Bilger’s Rocks is part of a 170-acre community park, open to the public and located just minutes from Curwensville in central Clearfield County.
Billed by the Bilger’s Rocks Association (the group that owns and maintains the park) as “Pennsylvania’s Best Rock Outcropping”, this 300 million year-old natural “rock city” is a must-see for fans of geology and all things megalithic!
Bilger’s Rocks FAQs
1921 Bilger’s Rocks Rd
Grampian, PA 16838
Yes – use GPS coordinates 40.99329, -78.59315 to navigate to the parking lot at Bilger’s Rocks.
The original European settler on the property, Jacob Bilger.
Over 300 million years old.
So old, in fact, that the Pangaea “supercontinent” was still intact at the time!
Yes – there are numerous trails you can follow to explore the “rock city” portion of the park, as well as numerous other trails on the 170-acre property.
Camping, picnicking, bird-watching, and mountain-biking, to name a few.
There is also a stage and large covered picnic pavilion that can be rented.
Year round from dawn until dusk.
Visiting Bilger’s Rocks
The 20-acre boulder field that makes up Bilger’s Rocks is a result of tectonic forces, gravity, and millions of years of erosion and freeze-thaw cycles.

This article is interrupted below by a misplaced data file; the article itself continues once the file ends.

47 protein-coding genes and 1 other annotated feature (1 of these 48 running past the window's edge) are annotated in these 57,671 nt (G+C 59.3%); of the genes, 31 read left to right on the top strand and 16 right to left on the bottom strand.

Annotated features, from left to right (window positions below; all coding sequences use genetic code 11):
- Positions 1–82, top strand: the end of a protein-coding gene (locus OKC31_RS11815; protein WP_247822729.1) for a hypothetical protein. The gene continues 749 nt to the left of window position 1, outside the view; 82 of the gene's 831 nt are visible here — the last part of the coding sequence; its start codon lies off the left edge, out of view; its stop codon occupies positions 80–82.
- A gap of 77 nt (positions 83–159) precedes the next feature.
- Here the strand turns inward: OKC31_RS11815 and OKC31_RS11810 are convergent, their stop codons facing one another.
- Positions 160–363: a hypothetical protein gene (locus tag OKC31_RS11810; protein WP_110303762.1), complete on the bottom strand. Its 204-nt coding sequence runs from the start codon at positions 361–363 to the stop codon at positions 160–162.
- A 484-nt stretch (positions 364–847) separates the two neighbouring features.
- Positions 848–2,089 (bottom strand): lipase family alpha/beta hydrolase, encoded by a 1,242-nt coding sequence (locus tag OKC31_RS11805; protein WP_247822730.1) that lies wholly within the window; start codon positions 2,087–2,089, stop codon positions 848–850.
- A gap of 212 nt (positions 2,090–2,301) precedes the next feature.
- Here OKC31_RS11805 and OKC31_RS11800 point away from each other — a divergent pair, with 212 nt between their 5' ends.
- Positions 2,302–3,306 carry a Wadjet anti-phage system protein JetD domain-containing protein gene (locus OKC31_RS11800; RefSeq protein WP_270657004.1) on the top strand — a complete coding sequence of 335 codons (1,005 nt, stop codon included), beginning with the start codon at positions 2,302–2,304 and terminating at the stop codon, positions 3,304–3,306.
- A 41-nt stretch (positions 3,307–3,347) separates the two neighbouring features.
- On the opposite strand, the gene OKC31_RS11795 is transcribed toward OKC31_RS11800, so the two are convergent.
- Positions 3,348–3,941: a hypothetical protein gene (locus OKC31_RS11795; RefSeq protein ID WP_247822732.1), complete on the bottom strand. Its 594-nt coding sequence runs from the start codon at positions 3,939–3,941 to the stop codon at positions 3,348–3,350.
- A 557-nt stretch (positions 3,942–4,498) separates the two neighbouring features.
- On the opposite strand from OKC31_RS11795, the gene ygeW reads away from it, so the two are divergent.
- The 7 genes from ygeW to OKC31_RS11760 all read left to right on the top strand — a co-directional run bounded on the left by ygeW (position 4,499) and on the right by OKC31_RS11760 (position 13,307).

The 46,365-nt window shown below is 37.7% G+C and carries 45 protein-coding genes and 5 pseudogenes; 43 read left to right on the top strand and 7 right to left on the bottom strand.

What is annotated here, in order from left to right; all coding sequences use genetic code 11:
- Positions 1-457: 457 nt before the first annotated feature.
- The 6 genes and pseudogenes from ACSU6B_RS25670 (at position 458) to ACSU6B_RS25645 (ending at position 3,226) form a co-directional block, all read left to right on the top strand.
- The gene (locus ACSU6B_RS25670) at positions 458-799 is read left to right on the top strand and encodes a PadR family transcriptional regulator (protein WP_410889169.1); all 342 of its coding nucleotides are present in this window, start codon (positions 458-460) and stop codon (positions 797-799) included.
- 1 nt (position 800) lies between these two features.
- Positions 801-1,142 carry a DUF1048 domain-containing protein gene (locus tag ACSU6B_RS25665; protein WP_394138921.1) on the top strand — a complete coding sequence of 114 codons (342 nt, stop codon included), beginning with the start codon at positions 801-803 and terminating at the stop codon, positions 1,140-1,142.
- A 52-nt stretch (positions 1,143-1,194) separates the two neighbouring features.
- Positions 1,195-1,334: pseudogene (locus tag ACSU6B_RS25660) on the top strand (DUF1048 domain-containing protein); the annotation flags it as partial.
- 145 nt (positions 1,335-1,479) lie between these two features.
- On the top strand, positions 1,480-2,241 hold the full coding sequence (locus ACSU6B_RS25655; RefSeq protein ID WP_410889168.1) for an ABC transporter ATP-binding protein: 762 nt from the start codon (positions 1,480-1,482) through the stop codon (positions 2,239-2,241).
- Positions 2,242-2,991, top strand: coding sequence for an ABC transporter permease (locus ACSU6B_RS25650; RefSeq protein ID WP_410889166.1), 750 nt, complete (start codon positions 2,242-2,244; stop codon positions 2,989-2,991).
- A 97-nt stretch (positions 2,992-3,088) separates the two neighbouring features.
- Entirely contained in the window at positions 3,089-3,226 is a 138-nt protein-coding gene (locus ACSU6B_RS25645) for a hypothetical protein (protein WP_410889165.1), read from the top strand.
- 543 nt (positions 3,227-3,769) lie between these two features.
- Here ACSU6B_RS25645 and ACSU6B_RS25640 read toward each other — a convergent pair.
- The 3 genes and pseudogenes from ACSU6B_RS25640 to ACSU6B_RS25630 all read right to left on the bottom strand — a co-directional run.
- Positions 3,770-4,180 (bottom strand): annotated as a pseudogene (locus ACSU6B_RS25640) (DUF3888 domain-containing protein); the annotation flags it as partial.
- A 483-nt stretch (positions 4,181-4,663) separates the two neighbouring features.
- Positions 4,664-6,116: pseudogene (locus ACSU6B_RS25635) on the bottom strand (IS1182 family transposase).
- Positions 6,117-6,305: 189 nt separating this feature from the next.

A maze of passageways, caves, canyons, and overhangs, kids of all ages love exploring Bilger’s Rocks!
Although there are specific trails you can follow, it’s fun to wander around and explore Bilger’s Rocks freestyle as well.
Unique Features at Bilger’s Rocks
Near the Bilger’s Rocks Road entrance to the boulder field, you’ll find a carving from 1921 featuring a globe and the phrase “The World is Looking to Us”, a sentiment that echoed the United States’ stature in the world after WWI.
Many plants and trees have established themselves in the nooks and crannies between the boulders at Bilger’s Rocks, leading to some interesting root formations.
Bilger’s Rocks is also home to a fascinating array of ice formations in the winter.
Bilger’s Run flows through the park, to the east of the boulder field.
Hiking at Bilger’s Rocks
Bilger’s Rocks makes a great hiking trip any time of the year.
The rocks can certainly be more slippery in the winter, but the tradeoff is that you will often have the place to yourself!
Not only are there trails between the boulders, but through the forest and along the stream that runs through this 170-acre property as well.
I can’t recommend hiking at Bilger’s Rocks highly enough – one visit and you’ll see why!
McGees Mills Covered Bridge is 12 miles away, and is the only remining covered bridge in Clearfield County.
The Saint Severin Old Log Church in Clearfield County is a well-preserved example of mid-19th century “frontier” architecture.
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